The City of Modernity

Chemnitz was the cradle of industrialisation: steam engines and mechanical looms justified the reputation as an economic centre. The traces are still visible today in the cityscape in many places. Chemnitz businessmen had their factories constructed by eminent architects, indicated by the former foundry which today is home to the Saxon Industriemuseum (industrial museum) on the Kappler Drehe. Yet Gründerzeit residential quarters are also testament to the economic wealth, for example, Kassberg, the banking and shop buildings, factory owners' villas such as the Villa Esche, schools and also the new town hall on the market place.

Today, Chemnitz self-confidently calls itself the city of modernity - lively, dynamic and open to new things. Classical and modern fuse in Chemnitz in completely unconventional combinations: in a former Sparkasse building, one of the largest private collections of Classic Modernism art in Chemnitz can be seen at the Gunzenhauser museum.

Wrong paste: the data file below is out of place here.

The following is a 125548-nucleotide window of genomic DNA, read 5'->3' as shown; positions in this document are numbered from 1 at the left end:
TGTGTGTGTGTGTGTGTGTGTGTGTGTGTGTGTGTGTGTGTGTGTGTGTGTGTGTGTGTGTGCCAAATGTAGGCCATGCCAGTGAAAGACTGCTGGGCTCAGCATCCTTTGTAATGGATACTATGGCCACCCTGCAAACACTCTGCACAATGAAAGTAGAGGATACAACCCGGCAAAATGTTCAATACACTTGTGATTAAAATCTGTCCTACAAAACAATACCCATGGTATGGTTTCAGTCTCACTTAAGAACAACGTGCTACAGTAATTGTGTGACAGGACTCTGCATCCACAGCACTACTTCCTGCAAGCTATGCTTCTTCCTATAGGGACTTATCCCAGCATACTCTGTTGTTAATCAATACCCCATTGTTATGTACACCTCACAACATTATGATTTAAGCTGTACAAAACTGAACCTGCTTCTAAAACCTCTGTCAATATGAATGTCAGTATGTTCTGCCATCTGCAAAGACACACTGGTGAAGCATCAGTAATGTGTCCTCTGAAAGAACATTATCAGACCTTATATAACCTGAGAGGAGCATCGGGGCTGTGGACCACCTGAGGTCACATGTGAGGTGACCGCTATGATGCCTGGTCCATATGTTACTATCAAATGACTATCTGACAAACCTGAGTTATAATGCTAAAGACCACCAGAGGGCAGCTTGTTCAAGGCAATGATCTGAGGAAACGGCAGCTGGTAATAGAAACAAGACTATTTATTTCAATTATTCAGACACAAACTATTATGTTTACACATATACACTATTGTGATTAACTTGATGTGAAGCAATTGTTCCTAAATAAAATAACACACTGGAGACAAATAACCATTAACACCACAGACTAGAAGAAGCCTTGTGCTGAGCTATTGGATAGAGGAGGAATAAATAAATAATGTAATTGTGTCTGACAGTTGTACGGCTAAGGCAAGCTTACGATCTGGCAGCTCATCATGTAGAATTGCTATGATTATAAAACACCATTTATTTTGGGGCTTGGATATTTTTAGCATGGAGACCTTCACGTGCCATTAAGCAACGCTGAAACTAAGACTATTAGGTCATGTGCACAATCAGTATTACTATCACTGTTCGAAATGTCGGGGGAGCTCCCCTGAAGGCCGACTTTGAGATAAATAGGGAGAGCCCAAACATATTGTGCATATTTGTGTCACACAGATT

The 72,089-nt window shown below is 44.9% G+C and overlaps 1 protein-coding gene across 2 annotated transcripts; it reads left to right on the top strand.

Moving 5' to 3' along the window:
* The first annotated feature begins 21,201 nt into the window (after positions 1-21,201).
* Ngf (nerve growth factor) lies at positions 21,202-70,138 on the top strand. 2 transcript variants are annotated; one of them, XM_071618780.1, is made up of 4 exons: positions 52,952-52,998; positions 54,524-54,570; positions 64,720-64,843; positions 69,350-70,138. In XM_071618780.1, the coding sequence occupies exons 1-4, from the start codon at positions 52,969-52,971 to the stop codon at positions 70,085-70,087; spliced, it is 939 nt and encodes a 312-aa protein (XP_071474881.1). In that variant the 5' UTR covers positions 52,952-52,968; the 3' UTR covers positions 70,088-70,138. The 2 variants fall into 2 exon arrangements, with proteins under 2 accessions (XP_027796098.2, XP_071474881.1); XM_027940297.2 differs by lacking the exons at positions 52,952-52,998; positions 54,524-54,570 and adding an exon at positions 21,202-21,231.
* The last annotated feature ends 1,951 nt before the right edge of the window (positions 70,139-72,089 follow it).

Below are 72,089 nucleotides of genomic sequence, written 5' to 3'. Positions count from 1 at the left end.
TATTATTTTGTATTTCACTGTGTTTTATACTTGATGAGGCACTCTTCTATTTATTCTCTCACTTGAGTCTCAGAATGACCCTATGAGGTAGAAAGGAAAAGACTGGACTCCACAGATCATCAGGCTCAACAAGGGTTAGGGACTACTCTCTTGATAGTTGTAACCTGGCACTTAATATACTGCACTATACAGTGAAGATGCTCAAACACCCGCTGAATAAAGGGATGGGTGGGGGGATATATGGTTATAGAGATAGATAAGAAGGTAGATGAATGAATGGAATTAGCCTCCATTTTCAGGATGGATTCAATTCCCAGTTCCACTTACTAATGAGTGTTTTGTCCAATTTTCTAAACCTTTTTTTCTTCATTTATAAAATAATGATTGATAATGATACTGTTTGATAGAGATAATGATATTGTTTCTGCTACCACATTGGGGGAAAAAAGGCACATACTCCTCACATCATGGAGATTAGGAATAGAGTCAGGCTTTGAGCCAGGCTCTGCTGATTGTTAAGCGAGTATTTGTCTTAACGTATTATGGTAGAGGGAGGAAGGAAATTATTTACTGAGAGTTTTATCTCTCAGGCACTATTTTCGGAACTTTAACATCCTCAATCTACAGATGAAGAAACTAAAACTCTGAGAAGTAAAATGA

The Chemnitz city swimming pool, constructed in the Bauhaus style, was regarded as the most modern of its kind when it opened.

Today, the former Tietz department store offers a meeting place of culture and education which is unique across the whole of Germany, with an adult education school, city library, the New Saxon gallery and the museum of natural history which is home to the 290-million-year-old Petrified Forest.

The new, lively city centre itself is a sight worth seeing, which can be comfortably explored on foot: with the consumer temples produced after the fall of the wall by famous architects and also the contemporary witnesses to the medieval period with the red tower and the almost as old city church St. Jakobi. And not to forget the colossal Karl-Marx monument that the people of Chemnitz still affectionately call their "Nischel" (head) ...

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